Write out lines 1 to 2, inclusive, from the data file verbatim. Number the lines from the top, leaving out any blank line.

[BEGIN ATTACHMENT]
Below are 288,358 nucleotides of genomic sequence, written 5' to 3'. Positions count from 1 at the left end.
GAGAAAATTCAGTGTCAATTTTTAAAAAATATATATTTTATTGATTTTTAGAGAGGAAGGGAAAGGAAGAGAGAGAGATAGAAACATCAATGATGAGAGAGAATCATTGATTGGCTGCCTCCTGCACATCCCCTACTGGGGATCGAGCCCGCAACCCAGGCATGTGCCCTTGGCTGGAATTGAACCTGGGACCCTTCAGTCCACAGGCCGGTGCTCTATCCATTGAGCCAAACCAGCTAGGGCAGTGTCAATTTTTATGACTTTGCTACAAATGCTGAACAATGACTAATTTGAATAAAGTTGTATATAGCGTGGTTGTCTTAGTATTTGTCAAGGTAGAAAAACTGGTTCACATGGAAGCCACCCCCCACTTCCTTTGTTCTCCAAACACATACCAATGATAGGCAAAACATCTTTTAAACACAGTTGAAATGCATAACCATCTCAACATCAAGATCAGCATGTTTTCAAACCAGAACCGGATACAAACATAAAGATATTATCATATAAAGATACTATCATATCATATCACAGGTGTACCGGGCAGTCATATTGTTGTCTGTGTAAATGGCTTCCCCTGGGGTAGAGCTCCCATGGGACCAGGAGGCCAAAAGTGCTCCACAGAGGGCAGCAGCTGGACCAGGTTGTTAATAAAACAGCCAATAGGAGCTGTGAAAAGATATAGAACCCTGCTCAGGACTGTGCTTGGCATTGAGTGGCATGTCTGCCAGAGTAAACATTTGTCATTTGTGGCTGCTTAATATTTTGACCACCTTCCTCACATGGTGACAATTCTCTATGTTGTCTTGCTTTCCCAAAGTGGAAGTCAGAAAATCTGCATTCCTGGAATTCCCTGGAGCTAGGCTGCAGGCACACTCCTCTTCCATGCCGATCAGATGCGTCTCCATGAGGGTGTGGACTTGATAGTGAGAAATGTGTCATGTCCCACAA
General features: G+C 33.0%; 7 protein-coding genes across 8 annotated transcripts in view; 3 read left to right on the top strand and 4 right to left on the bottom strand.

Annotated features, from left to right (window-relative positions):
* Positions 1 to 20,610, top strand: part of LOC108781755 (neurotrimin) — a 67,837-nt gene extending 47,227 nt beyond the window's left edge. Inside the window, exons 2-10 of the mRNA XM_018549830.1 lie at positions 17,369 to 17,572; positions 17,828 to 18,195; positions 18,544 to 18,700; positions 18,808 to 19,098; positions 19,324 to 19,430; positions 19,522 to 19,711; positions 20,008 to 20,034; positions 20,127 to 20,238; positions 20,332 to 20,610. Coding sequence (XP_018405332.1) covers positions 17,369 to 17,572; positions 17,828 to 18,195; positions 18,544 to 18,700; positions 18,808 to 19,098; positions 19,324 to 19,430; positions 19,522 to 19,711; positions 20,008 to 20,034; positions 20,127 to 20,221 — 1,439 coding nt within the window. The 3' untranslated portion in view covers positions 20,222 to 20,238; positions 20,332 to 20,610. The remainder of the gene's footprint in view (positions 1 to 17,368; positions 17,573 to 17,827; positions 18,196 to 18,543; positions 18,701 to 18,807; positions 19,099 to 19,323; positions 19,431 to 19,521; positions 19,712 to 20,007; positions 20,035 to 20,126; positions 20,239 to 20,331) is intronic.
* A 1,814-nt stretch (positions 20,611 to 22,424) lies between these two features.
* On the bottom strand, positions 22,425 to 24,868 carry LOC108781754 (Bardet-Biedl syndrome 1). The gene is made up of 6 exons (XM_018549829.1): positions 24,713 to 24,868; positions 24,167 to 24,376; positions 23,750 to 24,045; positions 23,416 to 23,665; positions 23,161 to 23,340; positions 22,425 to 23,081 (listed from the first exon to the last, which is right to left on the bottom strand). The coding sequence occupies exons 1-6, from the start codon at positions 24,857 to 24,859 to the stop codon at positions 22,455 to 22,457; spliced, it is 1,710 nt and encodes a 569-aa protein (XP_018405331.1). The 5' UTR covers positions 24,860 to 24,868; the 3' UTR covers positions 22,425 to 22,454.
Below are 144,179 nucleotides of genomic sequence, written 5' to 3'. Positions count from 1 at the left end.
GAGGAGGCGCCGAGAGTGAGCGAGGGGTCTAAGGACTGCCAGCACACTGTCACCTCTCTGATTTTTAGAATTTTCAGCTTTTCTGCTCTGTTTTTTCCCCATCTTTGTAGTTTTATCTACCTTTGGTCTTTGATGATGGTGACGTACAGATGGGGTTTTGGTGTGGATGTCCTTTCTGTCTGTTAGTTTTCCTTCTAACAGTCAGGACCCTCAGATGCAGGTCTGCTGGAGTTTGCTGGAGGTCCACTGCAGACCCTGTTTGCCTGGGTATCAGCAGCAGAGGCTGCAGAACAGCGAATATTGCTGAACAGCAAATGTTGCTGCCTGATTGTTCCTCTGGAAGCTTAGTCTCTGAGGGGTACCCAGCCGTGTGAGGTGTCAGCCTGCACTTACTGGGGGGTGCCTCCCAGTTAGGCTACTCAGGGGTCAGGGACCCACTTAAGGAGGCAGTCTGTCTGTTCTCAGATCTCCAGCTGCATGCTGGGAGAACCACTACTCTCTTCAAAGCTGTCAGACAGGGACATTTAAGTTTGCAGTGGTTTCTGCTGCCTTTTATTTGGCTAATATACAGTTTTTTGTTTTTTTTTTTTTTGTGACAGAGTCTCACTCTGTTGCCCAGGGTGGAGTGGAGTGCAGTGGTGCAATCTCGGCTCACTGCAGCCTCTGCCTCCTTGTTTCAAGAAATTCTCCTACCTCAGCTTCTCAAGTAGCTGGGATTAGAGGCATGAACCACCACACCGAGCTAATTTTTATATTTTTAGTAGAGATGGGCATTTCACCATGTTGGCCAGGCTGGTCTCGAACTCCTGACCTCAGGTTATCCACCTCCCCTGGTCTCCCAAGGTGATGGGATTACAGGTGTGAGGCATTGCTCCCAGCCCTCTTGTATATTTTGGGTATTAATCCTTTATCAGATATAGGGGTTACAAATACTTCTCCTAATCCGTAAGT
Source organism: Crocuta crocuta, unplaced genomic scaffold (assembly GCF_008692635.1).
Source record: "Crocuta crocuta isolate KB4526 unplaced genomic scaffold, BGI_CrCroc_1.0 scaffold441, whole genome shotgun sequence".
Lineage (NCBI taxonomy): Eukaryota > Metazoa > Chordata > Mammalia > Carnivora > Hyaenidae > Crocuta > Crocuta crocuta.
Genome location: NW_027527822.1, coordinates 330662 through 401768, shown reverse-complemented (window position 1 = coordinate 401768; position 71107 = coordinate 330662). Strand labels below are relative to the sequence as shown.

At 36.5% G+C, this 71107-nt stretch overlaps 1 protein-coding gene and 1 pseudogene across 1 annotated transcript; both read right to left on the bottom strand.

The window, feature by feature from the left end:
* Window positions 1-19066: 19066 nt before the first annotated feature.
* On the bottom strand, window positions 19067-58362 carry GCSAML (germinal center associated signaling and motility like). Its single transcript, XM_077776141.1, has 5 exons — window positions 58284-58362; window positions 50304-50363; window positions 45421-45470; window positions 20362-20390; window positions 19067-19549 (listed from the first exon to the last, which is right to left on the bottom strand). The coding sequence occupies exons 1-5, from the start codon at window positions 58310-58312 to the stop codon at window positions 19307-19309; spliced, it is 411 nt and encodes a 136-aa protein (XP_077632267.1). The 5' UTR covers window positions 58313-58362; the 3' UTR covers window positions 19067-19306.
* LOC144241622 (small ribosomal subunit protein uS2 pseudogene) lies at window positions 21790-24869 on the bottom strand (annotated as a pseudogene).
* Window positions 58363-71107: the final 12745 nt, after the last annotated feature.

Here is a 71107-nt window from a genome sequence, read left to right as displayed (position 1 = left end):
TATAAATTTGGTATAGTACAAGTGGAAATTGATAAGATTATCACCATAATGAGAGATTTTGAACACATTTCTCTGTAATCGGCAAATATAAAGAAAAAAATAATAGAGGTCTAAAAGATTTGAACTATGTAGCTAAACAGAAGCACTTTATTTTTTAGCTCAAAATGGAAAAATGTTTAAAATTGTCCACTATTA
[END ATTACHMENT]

Below are 288,358 nucleotides of genomic sequence, written 5' to 3'. Positions count from 1 at the left end.
GAGAAAATTCAGTGTCAATTTTTAAAAAATATATATTTTATTGATTTTTAGAGAGGAAGGGAAAGGAAGAGAGAGAGATAGAAACATCAATGATGAGAGAGAATCATTGATTGGCTGCCTCCTGCACATCCCCTACTGGGGATCGAGCCCGCAACCCAGGCATGTGCCCTTGGCTGGAATTGAACCTGGGACCCTTCAGTCCACAGGCCGGTGCTCTATCCATTGAGCCAAACCAGCTAGGGCAGTGTCAATTTTTATGACTTTGCTACAAATGCTGAACAATGACTAATTTGAATAAAGTTGTATATAGCGTGGTTGTCTTAGTATTTGTCAAGGTAGAAAAACTGGTTCACATGGAAGCCACCCCCCACTTCCTTTGTTCTCCAAACACATACCAATGATAGGCAAAACATCTTTTAAACACAGTTGAAATGCATAACCATCTCAACATCAAGATCAGCATGTTTTCAAACCAGAACCGGATACAAACATAAAGATATTATCATATAAAGATACTATCATATCATATCACAGGTGTACCGGGCAGTCATATTGTTGTCTGTGTAAATGGCTTCCCCTGGGGTAGAGCTCCCATGGGACCAGGAGGCCAAAAGTGCTCCACAGAGGGCAGCAGCTGGACCAGGTTGTTAATAAAACAGCCAATAGGAGCTGTGAAAAGATATAGAACCCTGCTCAGGACTGTGCTTGGCATTGAGTGGCATGTCTGCCAGAGTAAACATTTGTCATTTGTGGCTGCTTAATATTTTGACCACCTTCCTCACATGGTGACAATTCTCTATGTTGTCTTGCTTTCCCAAAGTGGAAGTCAGAAAATCTGCATTCCTGGAATTCCCTGGAGCTAGGCTGCAGGCACACTCCTCTTCCATGCCGATCAGATGCGTCTCCATGAGGGTGTGGACTTGATAGTGAGAAATGTGTCATGTCCCACAA